If the answer is “No”, there will be some financiers and banks luging from prosperity to where they would like to see Icelanders instead of themselves.

    From the spectator point of view it should be great fun, if we don’t take team loyalties too seriously.


    16 Dec 11 at 3:49 am

  3. “where those enterprises were under the sovereign regulation of the other, host nations, wherefore the home nation had no practical regulatory control of the enterprises’ operations,”

    UNTRUE. Landsbanki’s Icesave product was ‘passsported’ into UK, where it was regulated by the Icelandic regulator, not by the UK FSA. Other Icelandic-owned banks in the UK were indeed regulated by the FSA; depositors in these banks were immediately compensated by the UK compensation scheme and are not part of EFTA’s case.

    “may a sovereign nation be coerced to accept liability debt accruing to private enterprises ”

    RIDICULOUS. That is of course not the question at issue. Iceland signed up to an agreement to operate a compensation scheme for deposits in banks under its regulation (and those included Icesave). The compensation scheme was theoretically in place – and advertised as such to depositors who could be expected to believe in it, but it failed to fulfil its obligations when called upon. Normally (in most countries I know of at least), deposit compensation schemes are funded, not by the government but by the (other) participating banks as a condition of them being licensed to operate. The problem here was of course that (a)there was no standing fund and (b)the other main banks also collapsed so it simply could not pay. The question then is whether the state (whose responsibility it was to set up a viable scheme) is responsible or not. That seems to be a valid question for the court to decide.

    But I guess you know all that and are just playing silly games.


    16 Dec 11 at 9:21 am

  4. The universe lacks sufficient zeros to express my endorsement! Foreigner Doghu defines the issue perfectly: wily Europeans poking their snouts into wholly Icelandic economic decisions. It is outrageous. No business of theirs what we do with our money. So they lost their savings. A risk, my friends, a risk! Now they want it back? Ha, ha! (I, Gummi , laugh at the weak-kneed foreigners panicky rush for the exits)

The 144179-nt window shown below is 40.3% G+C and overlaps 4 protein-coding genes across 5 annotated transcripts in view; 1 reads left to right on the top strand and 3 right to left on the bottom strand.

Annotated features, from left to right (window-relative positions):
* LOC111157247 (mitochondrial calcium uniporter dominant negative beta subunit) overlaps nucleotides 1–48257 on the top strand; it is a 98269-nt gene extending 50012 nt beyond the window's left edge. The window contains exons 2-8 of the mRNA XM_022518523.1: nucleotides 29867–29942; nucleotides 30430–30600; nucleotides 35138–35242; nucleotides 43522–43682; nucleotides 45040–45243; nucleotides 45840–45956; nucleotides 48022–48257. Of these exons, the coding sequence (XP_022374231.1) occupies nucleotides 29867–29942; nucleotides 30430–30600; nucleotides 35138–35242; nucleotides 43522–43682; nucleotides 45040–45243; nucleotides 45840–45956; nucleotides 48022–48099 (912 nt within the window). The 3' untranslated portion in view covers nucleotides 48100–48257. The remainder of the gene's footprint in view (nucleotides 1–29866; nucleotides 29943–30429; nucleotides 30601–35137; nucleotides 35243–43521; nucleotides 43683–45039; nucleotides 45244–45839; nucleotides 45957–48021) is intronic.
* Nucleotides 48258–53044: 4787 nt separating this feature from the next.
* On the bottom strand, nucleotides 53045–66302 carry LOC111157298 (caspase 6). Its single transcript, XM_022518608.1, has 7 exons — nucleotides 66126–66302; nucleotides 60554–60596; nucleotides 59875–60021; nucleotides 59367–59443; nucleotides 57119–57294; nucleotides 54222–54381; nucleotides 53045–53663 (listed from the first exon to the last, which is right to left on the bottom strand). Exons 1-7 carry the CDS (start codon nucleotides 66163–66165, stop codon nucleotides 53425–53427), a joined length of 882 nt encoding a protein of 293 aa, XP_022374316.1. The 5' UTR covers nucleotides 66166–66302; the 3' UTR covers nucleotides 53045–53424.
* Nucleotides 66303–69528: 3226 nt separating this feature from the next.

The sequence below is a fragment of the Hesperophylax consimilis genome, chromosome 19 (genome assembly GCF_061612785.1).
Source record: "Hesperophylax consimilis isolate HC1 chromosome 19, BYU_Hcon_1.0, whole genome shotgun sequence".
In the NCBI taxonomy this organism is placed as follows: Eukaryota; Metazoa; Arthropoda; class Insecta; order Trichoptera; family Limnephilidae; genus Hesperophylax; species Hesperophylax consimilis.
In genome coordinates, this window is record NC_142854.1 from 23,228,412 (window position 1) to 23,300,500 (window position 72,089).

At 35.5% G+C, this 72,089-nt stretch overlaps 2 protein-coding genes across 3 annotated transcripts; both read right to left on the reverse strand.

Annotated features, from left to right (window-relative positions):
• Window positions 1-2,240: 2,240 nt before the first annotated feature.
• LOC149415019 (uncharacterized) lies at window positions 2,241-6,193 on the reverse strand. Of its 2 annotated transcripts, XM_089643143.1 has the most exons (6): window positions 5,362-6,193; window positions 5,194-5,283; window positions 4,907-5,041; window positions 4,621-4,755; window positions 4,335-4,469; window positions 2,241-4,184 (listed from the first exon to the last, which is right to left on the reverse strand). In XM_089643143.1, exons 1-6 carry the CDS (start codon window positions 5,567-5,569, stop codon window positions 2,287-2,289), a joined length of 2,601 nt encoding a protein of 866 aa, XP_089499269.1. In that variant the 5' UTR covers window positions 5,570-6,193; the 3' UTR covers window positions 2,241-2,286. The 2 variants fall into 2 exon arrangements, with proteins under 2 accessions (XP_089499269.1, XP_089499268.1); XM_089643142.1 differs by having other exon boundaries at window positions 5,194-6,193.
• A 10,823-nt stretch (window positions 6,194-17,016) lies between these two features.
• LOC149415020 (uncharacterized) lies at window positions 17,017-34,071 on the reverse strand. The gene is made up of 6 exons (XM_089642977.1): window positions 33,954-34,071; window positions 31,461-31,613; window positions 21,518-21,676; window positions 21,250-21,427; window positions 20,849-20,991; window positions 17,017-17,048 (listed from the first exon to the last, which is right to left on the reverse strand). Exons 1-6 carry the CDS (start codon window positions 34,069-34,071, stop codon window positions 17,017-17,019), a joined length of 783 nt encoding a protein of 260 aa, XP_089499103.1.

I predict this – we will handily win our case against the ESA with a perfect legal strategy: Innocent by Reason of Insanity.

    Exhibit A: Only a nation of recklessly inbred schizophrenics would grant honorary citizenship to Bobby Fisher.

    Exhibit B: And elect as President the cretin Olafur Ragnar Grimsson.

    To any doubters in the jury pool we shall play a video of Ollie, (obviously under the influence of psychotropic medications, crystal meth and peppermint schnapps), assuring the world that we are by nature and bloodline the best bankers in the world.

    Case closed. Afram Island!!


    18 Dec 11 at 1:09 am

  5. anrigaut,

    If what you assert of Landsbanki, under your heading “UNTRUE”, that Landsbanki was regulated by Icelandic regulation, not the UK FSA, was true the UK FSA had no business stating terms or levying demands on Landsbanki. The UK FSA’s option would have been, in such case, to communicate entirely with its Icelandic counterpart, with its ultimate, and really sole, authority option being to order Landsbanki to remove itself, lock, stock, barrel and depositor account, back to fully off-shore, to Iceland.

    Instead, the UK FSA moved to prevent Landsbanki when it undertook to repatriate its assets to Iceland following the UK FSA making what appear to have been deliberately and intentionally tailored impossible to comply with demands. With Landsbanki assets locked up by UK FSA, a sovereign British authority, action and not available to Landsbanki, or Iceland, for distribution to depositors who might demand, or per the Icelandic depositor stop-loss scheme, Iceland, of course, could not distribute compensation. Britain, for its action to take Landsbanki funds, also took Landsbanki responsibility to compensate the depositors whose funds it had taken into ‘protective custordy’: If it did not its not doing would have shown the custody to not be ‘protective’, or even “protective” (in fiction to facilitate a state theft of lucrative assets for redistribution to native organisations).

    But had Landsbanki been able to regroup, with all assets, including UK savers’ deposits, in Iceland there is a good chance it would not have failed, since a good number of UK savers would have accepted having their deposits fully off-shore in exchange for continuation of having an honest bank paying an honest interest, which was a rarity in Britain then (see for some narrative evidence what British savers were meeting from their banks).